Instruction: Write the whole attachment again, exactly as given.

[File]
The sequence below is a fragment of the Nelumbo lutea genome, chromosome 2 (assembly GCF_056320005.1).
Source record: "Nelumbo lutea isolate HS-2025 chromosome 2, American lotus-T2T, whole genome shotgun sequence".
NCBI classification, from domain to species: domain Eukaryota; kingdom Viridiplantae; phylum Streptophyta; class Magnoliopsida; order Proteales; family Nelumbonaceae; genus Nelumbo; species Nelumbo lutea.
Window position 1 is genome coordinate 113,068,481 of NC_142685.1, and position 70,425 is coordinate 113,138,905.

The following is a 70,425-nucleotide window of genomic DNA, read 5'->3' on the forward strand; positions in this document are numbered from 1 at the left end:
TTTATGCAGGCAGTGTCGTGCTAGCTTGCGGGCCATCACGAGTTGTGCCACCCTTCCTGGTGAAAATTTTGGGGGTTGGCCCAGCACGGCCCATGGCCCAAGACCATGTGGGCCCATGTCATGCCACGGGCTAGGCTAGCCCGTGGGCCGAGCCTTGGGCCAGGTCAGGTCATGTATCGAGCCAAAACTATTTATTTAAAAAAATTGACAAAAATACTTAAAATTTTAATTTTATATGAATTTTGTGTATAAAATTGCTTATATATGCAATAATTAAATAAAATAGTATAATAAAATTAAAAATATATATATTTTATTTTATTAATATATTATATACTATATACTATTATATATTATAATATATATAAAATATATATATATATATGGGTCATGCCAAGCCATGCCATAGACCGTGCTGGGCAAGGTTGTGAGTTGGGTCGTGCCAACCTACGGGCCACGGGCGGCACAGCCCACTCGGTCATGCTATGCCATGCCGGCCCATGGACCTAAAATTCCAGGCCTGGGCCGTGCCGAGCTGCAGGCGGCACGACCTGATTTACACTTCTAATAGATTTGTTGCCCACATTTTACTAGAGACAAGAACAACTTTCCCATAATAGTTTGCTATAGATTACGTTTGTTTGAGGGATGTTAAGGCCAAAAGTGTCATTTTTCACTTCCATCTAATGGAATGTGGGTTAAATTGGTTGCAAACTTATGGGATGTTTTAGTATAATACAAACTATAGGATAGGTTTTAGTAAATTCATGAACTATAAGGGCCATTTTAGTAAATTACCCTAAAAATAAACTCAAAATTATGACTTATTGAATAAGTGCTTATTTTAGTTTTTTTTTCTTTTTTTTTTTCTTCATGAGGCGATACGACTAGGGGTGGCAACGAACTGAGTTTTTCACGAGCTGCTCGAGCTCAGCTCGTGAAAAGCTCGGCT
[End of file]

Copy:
The sequence below is a fragment of the Nelumbo lutea genome, chromosome 2 (assembly GCF_056320005.1).
Source record: "Nelumbo lutea isolate HS-2025 chromosome 2, American lotus-T2T, whole genome shotgun sequence".
NCBI classification, from domain to species: domain Eukaryota; kingdom Viridiplantae; phylum Streptophyta; class Magnoliopsida; order Proteales; family Nelumbonaceae; genus Nelumbo; species Nelumbo lutea.
Window position 1 is genome coordinate 113,068,481 of NC_142685.1, and position 70,425 is coordinate 113,138,905.

The following is a 70,425-nucleotide window of genomic DNA, read 5'->3' on the forward strand; positions in this document are numbered from 1 at the left end:
TTTATGCAGGCAGTGTCGTGCTAGCTTGCGGGCCATCACGAGTTGTGCCACCCTTCCTGGTGAAAATTTTGGGGGTTGGCCCAGCACGGCCCATGGCCCAAGACCATGTGGGCCCATGTCATGCCACGGGCTAGGCTAGCCCGTGGGCCGAGCCTTGGGCCAGGTCAGGTCATGTATCGAGCCAAAACTATTTATTTAAAAAAATTGACAAAAATACTTAAAATTTTAATTTTATATGAATTTTGTGTATAAAATTGCTTATATATGCAATAATTAAATAAAATAGTATAATAAAATTAAAAATATATATATTTTATTTTATTAATATATTATATACTATATACTATTATATATTATAATATATATAAAATATATATATATATATGGGTCATGCCAAGCCATGCCATAGACCGTGCTGGGCAAGGTTGTGAGTTGGGTCGTGCCAACCTACGGGCCACGGGCGGCACAGCCCACTCGGTCATGCTATGCCATGCCGGCCCATGGACCTAAAATTCCAGGCCTGGGCCGTGCCGAGCTGCAGGCGGCACGACCTGATTTACACTTCTAATAGATTTGTTGCCCACATTTTACTAGAGACAAGAACAACTTTCCCATAATAGTTTGCTATAGATTACGTTTGTTTGAGGGATGTTAAGGCCAAAAGTGTCATTTTTCACTTCCATCTAATGGAATGTGGGTTAAATTGGTTGCAAACTTATGGGATGTTTTAGTATAATACAAACTATAGGATAGGTTTTAGTAAATTCATGAACTATAAGGGCCATTTTAGTAAATTACCCTAAAAATAAACTCAAAATTATGACTTATTGAATAAGTGCTTATTTTAGTTTTTTTTTCTTTTTTTTTTTCTTCATGAGGCGATACGACTAGGGGTGGCAACGAACTGAGTTTTTCACGAGCTGCTCGAGCTCAGCTCGTGAAAAGCTCGGCT